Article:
by tt stern-enzi
My first professional encounter with Gabrielle Union came during press for Deliver Us From Eva back in 2003. She was leading the black rom-com charge along with Sanaa Lathan, but was poised, it seemed to strike out into more mainstream roles. Bad Boys II put in right in the middle of things between Will Smith and Martin Lawrence, giving her the chance to display her action chops as well as her firmly established tough & tender moving on up around the way girl persona. Despite my initial dislike for Bad Boys II, I appreciated what Union brought to her role, especially in those quiet moments with Smith’s character. From the near shock following her first high-speed car chase and live round fire fight to the lead-up to finally standing up to her brother (Lawrence) regarding her relationship with his partner and best friend (Smith), there’s an understanding of the need for (and an effort to present) real emotional connection.
I’ve been reminded of her awareness of emotion and mood in a pair of recent performances. In Ava DuVernay’s short “The Door” commissioned by Miu Miu, Union takes center stage as a nameless woman caught in the first stage of despondency after the end of her marriage. We see her barely able to drag herself to the front door as the a friend (Adepero Oduye) comes to help her take the first step back to life. At dinner, Union captures the emotional emptiness that almost renders her character to weak to even pick at a plate of food. Yet, by the time a second sister-friend (Emayatzy Corinealdi from DuVernay’s Middle of Nowhere) arrives at her door, ready to take her out for a night of dancing, we spy a glimpse of an awakening of her spirit, a quickening of her heartbeat as it matches the pulsing music of the club, and by the time a third sister (singer-songwriter Goapele) invites her out to a performance where she is serenaded into full bloom, Union has walked us through each distinct mood, each step along the pathway that ends with her finally emerging through her front door on her own for a final visit (with Alfre Woodard) before achieving a sense of peace and the strength to set this painful burden aside.
“The Door” forced me to sift through the pile of DVDs sitting on my desk in search of In Our Nature, an indie project from writer-director Brian Savelson featuring Union as Vicky, the new (younger) girlfriend of Gil (John Slattery), who end up spending a weekend in a gorgeous cabin in the woods with Gil’s estranged son Seth (Zach Gilford) and Seth’s girlfriend Andie (Jena Malone). Full of talky family dysfunction, In Our Nature barrels along towards Lifetime television movie cliches with a series of herky jerky shocks seemingly intent on producing emotional concussions in each of the characters. An old school pitch might attempt to frame Nature as the Evil Dead of family psychodrama, but instead of a Book of the Dead that unleashes the hounds of hell, you’ve got a shop-worn copy of the Book of Resentments. All of the perceived slights and alternate perspectives on pivotal moments are laid bare in the shallowest of graves out there in the woods.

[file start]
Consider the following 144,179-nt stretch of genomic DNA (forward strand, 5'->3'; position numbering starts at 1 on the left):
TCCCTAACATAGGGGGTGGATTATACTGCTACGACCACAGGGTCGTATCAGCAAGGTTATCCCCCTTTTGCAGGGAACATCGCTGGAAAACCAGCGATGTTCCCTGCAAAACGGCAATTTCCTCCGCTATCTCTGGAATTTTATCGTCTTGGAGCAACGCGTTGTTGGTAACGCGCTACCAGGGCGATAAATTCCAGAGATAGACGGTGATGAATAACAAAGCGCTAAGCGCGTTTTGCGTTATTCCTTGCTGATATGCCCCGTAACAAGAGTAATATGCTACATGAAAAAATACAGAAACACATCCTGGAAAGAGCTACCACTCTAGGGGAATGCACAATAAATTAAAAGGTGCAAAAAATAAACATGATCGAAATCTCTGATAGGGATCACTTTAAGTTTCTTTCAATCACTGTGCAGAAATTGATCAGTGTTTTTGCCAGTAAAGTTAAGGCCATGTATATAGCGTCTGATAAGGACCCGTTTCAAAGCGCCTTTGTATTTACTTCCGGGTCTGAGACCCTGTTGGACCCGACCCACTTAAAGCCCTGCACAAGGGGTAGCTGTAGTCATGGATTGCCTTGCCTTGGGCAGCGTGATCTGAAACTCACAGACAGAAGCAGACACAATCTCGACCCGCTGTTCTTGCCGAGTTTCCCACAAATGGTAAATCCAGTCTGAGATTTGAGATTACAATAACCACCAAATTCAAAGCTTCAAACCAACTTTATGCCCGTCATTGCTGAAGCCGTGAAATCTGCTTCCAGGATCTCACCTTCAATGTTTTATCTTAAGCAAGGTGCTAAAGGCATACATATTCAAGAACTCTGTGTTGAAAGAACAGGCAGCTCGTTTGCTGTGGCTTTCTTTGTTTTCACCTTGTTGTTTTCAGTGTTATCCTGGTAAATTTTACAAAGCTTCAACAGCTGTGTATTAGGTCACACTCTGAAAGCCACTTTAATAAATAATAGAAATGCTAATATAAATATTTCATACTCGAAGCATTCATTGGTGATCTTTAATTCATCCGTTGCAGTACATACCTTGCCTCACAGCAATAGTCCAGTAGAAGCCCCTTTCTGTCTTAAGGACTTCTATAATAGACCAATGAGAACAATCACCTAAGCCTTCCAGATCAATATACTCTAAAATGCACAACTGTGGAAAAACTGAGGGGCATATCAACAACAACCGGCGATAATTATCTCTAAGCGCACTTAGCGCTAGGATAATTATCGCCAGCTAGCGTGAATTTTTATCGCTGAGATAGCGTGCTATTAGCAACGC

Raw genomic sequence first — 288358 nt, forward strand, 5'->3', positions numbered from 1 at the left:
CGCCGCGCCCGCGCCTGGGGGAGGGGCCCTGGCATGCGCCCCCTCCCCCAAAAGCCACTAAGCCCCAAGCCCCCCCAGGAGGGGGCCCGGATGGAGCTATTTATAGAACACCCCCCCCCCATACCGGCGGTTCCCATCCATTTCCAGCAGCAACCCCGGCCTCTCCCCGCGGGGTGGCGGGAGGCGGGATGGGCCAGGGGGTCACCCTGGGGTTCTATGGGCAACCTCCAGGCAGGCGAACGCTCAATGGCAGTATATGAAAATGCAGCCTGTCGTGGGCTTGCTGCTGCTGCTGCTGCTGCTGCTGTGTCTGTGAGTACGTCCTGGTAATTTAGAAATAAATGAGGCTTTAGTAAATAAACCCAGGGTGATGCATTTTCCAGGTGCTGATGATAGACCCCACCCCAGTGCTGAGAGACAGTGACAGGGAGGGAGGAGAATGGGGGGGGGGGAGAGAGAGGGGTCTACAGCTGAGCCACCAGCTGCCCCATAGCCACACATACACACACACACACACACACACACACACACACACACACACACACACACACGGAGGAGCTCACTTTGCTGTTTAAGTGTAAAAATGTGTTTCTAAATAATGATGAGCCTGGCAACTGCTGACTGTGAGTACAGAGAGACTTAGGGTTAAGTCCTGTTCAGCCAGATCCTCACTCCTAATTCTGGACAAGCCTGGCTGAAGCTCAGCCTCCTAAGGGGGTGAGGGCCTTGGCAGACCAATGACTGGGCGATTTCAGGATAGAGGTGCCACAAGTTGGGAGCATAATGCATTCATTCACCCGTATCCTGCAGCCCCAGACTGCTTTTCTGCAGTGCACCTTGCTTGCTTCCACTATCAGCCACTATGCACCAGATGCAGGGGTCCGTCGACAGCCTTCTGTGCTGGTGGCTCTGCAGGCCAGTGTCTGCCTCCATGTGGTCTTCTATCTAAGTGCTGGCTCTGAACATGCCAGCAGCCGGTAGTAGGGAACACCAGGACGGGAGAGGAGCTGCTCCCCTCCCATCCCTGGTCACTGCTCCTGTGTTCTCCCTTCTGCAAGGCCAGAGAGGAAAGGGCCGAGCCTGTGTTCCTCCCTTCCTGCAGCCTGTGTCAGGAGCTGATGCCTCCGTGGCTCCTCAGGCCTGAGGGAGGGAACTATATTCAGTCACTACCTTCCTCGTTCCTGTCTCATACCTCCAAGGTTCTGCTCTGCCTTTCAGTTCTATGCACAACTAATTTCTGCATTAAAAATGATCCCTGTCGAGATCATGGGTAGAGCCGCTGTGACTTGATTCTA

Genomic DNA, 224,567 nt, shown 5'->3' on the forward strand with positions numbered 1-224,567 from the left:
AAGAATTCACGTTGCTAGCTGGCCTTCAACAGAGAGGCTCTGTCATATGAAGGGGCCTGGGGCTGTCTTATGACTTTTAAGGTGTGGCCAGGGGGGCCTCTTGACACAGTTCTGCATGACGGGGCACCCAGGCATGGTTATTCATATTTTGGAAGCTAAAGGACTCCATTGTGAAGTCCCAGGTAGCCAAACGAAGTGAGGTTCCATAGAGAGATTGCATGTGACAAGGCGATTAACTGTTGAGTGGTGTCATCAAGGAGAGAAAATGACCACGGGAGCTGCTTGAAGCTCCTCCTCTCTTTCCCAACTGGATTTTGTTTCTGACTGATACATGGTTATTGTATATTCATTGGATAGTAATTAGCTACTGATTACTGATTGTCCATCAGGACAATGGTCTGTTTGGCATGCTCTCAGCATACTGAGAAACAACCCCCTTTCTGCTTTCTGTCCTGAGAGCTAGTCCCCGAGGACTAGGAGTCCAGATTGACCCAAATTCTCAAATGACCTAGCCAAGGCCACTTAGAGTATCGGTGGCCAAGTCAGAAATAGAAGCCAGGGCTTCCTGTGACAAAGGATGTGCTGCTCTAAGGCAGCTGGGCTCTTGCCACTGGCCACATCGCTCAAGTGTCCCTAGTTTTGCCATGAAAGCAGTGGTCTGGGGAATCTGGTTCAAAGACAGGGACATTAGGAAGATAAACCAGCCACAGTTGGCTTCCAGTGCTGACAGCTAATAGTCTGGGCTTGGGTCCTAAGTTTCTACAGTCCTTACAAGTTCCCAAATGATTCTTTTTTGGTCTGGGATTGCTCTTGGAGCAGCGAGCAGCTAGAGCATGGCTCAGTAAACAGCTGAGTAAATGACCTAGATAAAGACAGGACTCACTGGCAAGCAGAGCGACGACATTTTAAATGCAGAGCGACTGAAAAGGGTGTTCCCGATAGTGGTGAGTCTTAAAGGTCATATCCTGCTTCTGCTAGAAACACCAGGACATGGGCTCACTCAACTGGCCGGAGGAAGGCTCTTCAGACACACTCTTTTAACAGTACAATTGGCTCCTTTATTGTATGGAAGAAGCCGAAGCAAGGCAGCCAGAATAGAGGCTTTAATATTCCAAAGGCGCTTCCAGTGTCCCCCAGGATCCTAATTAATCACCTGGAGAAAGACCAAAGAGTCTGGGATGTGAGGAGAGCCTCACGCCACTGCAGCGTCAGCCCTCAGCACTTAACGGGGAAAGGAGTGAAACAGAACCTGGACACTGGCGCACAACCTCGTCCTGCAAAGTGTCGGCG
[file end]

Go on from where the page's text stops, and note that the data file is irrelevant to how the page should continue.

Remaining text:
But, rather than triggering a quick and itchy fast forward through these seemingly endless recollections, each member of the cast pulls us into their personal head (and heart) space. Union, in particular, embodies the conflicted and complex realities of an outsider, the new woman dropped into a volatile and fragile nuclear unit, and that is all without race directly becoming a factor. Often when we discuss the colorblindness of certain stories, we are responding to a filmmaker choosing to ignore race or the kind of blindness that speaks to Ralph Ellison’s “invisibility,” but Nature, thanks to Union’s awareness and presence, sees her as a strong dynamic black woman. She brings and represents “black femininity” without having to ever “discuss” it.
Which takes us back to “The Door” because this commercial short communicates emotional depth without words as well. Color and music highlight and accentuate performance, but it begins and ends with the actor, and Union delivers. In each case, she proves ready to step forward, away from the Eva-types of her past, towards a future of more fully realized interpretations of her more perfect Gabrielle Union.